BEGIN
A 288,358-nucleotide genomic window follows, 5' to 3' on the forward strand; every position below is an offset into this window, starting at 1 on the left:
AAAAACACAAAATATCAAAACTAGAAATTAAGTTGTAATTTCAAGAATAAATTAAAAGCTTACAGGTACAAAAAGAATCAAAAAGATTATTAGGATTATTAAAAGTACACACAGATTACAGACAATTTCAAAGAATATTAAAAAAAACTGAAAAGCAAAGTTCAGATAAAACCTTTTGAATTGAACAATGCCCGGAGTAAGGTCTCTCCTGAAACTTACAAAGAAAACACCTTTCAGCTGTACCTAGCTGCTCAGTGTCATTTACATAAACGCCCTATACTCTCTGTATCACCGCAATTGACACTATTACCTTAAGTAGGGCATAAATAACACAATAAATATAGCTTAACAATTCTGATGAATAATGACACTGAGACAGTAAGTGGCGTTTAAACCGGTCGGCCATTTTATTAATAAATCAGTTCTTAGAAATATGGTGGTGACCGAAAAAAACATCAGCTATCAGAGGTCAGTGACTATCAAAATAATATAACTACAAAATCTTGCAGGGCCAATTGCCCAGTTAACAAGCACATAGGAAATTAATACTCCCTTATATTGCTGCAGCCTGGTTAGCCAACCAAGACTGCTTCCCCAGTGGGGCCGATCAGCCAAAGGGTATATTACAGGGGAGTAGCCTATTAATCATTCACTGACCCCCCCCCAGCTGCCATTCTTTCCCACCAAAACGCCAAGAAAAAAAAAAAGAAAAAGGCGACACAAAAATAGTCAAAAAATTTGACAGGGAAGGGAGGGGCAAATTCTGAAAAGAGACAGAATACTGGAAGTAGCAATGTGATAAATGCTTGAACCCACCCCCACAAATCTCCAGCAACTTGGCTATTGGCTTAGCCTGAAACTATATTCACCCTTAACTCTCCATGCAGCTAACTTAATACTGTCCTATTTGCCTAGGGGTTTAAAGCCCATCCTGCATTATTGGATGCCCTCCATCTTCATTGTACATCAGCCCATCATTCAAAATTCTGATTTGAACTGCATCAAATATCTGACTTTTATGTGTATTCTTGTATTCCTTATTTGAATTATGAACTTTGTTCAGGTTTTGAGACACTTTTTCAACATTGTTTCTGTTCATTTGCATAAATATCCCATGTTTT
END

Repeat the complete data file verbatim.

A 288,358-nucleotide genomic window follows, 5' to 3' on the forward strand; every position below is an offset into this window, starting at 1 on the left:
AAAAACACAAAATATCAAAACTAGAAATTAAGTTGTAATTTCAAGAATAAATTAAAAGCTTACAGGTACAAAAAGAATCAAAAAGATTATTAGGATTATTAAAAGTACACACAGATTACAGACAATTTCAAAGAATATTAAAAAAAACTGAAAAGCAAAGTTCAGATAAAACCTTTTGAATTGAACAATGCCCGGAGTAAGGTCTCTCCTGAAACTTACAAAGAAAACACCTTTCAGCTGTACCTAGCTGCTCAGTGTCATTTACATAAACGCCCTATACTCTCTGTATCACCGCAATTGACACTATTACCTTAAGTAGGGCATAAATAACACAATAAATATAGCTTAACAATTCTGATGAATAATGACACTGAGACAGTAAGTGGCGTTTAAACCGGTCGGCCATTTTATTAATAAATCAGTTCTTAGAAATATGGTGGTGACCGAAAAAAACATCAGCTATCAGAGGTCAGTGACTATCAAAATAATATAACTACAAAATCTTGCAGGGCCAATTGCCCAGTTAACAAGCACATAGGAAATTAATACTCCCTTATATTGCTGCAGCCTGGTTAGCCAACCAAGACTGCTTCCCCAGTGGGGCCGATCAGCCAAAGGGTATATTACAGGGGAGTAGCCTATTAATCATTCACTGACCCCCCCCCAGCTGCCATTCTTTCCCACCAAAACGCCAAGAAAAAAAAAAAGAAAAAGGCGACACAAAAATAGTCAAAAAATTTGACAGGGAAGGGAGGGGCAAATTCTGAAAAGAGACAGAATACTGGAAGTAGCAATGTGATAAATGCTTGAACCCACCCCCACAAATCTCCAGCAACTTGGCTATTGGCTTAGCCTGAAACTATATTCACCCTTAACTCTCCATGCAGCTAACTTAATACTGTCCTATTTGCCTAGGGGTTTAAAGCCCATCCTGCATTATTGGATGCCCTCCATCTTCATTGTACATCAGCCCATCATTCAAAATTCTGATTTGAACTGCATCAAATATCTGACTTTTATGTGTATTCTTGTATTCCTTATTTGAATTATGAACTTTGTTCAGGTTTTGAGACACTTTTTCAACATTGTTTCTGTTCATTTGCATAAATATCCCATGTTTT